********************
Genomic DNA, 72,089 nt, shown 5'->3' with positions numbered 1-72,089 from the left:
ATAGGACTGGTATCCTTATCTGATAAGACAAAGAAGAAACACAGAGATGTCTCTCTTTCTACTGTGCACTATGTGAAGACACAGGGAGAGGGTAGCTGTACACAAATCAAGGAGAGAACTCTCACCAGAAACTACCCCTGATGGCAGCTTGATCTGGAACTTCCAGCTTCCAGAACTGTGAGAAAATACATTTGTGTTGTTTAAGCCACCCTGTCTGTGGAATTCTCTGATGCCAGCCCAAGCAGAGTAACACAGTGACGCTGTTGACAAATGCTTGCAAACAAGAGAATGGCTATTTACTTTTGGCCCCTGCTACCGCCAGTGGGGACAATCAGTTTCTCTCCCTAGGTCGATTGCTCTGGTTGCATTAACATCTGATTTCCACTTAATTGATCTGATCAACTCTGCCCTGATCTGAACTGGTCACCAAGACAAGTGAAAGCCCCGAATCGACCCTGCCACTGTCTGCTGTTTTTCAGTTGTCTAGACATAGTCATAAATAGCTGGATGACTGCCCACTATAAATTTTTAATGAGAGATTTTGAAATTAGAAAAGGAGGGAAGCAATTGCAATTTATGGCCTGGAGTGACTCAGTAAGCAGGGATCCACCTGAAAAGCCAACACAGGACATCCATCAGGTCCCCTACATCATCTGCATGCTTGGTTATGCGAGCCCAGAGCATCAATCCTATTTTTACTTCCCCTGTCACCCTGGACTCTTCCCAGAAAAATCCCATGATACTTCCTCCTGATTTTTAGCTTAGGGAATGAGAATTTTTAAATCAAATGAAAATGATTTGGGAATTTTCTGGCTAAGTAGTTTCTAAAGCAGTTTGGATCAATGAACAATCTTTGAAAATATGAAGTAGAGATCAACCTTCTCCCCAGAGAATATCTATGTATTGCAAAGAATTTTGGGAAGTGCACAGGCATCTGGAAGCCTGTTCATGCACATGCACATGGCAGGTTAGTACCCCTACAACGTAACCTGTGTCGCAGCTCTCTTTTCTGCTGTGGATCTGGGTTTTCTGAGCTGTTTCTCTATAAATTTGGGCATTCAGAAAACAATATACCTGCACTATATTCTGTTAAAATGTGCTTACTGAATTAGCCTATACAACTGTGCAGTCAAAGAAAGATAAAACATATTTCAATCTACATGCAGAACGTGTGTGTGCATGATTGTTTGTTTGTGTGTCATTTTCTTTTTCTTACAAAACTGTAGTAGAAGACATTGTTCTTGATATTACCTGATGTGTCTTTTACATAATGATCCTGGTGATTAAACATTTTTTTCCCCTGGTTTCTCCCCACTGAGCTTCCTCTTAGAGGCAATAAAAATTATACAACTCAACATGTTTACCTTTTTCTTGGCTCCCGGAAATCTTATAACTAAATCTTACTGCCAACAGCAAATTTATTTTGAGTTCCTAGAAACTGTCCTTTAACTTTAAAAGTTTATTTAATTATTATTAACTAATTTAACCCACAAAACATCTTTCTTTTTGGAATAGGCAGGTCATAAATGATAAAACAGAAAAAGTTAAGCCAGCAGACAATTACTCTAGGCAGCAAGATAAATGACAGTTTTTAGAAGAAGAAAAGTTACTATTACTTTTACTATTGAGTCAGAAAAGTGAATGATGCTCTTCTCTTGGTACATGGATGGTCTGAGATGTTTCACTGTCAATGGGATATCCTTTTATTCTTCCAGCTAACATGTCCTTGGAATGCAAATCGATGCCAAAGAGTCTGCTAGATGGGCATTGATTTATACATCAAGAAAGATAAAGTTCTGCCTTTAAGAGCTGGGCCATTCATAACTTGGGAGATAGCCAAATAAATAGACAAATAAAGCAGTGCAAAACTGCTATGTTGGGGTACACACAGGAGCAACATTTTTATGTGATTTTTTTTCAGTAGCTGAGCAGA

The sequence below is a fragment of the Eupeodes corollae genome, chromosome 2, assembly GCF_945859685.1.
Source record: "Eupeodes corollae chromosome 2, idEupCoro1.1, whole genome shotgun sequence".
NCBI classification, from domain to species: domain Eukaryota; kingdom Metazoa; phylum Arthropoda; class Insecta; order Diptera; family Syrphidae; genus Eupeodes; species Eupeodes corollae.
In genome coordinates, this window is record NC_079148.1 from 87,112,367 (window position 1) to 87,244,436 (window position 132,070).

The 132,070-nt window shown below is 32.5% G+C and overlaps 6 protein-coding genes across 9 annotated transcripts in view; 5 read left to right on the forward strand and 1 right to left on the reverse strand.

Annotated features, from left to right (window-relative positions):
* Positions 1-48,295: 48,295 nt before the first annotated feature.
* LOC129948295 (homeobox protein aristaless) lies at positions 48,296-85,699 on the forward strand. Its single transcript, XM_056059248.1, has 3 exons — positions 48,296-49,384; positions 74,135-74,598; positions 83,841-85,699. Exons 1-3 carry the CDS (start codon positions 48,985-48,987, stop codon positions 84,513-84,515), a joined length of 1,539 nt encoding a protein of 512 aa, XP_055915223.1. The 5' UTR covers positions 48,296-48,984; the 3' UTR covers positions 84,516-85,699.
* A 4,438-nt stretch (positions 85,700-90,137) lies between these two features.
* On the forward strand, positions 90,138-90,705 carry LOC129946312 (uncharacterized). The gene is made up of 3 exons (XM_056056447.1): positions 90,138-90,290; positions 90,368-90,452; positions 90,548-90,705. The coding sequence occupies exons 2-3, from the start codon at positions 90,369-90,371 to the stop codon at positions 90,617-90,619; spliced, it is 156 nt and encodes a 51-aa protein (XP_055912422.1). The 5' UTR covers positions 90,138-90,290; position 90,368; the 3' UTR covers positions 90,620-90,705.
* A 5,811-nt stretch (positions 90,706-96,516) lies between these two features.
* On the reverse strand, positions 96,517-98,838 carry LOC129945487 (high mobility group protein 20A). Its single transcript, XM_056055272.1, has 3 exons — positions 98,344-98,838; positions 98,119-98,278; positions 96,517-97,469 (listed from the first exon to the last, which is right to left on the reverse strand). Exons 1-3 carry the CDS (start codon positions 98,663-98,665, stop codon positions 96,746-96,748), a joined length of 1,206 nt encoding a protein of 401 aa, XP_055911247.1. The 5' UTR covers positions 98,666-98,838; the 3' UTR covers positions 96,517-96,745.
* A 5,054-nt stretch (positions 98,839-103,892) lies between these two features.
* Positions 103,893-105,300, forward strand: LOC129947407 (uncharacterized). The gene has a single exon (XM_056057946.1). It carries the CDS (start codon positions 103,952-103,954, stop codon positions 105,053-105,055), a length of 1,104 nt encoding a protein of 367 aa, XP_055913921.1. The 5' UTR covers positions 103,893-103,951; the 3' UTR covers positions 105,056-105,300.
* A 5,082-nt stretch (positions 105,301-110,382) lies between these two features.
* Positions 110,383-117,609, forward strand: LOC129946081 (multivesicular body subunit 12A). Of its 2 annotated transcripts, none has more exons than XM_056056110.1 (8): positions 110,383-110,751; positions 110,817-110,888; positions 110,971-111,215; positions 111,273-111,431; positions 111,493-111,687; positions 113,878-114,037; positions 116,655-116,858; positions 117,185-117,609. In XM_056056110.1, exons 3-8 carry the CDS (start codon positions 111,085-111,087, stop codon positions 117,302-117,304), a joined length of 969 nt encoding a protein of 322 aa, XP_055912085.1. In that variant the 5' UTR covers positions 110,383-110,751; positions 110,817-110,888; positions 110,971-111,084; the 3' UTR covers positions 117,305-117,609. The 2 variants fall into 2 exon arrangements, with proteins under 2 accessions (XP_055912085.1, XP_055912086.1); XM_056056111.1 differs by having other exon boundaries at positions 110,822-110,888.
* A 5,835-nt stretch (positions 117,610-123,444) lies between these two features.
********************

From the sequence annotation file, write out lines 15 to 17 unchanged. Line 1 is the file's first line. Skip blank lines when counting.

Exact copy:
* A 5,054-nt stretch (positions 98,839-103,892) lies between these two features.
* Positions 103,893-105,300, forward strand: LOC129947407 (uncharacterized). The gene has a single exon (XM_056057946.1). It carries the CDS (start codon positions 103,952-103,954, stop codon positions 105,053-105,055), a length of 1,104 nt encoding a protein of 367 aa, XP_055913921.1. The 5' UTR covers positions 103,893-103,951; the 3' UTR covers positions 105,056-105,300.
* A 5,082-nt stretch (positions 105,301-110,382) lies between these two features.